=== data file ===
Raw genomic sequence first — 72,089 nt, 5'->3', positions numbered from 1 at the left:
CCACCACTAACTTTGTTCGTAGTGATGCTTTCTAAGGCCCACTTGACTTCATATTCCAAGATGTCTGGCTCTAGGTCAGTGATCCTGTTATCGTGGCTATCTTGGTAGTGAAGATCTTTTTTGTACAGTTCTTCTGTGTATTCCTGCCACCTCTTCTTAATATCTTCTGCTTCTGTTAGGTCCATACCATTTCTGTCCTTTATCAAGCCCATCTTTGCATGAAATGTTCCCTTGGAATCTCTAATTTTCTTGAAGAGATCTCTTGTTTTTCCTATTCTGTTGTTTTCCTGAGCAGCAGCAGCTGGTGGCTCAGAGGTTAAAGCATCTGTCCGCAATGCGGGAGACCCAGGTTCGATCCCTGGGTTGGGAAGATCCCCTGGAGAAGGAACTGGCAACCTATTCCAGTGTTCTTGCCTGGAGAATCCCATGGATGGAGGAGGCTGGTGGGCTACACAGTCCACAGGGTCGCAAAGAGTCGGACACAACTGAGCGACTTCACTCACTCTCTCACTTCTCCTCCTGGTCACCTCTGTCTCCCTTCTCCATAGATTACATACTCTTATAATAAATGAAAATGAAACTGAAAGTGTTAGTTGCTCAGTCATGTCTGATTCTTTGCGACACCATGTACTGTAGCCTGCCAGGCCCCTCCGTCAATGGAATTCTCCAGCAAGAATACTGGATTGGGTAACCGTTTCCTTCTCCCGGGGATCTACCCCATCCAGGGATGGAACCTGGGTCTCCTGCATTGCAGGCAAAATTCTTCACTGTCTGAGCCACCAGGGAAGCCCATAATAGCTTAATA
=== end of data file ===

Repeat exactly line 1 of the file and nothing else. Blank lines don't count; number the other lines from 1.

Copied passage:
Raw genomic sequence first — 72,089 nt, 5'->3', positions numbered from 1 at the left: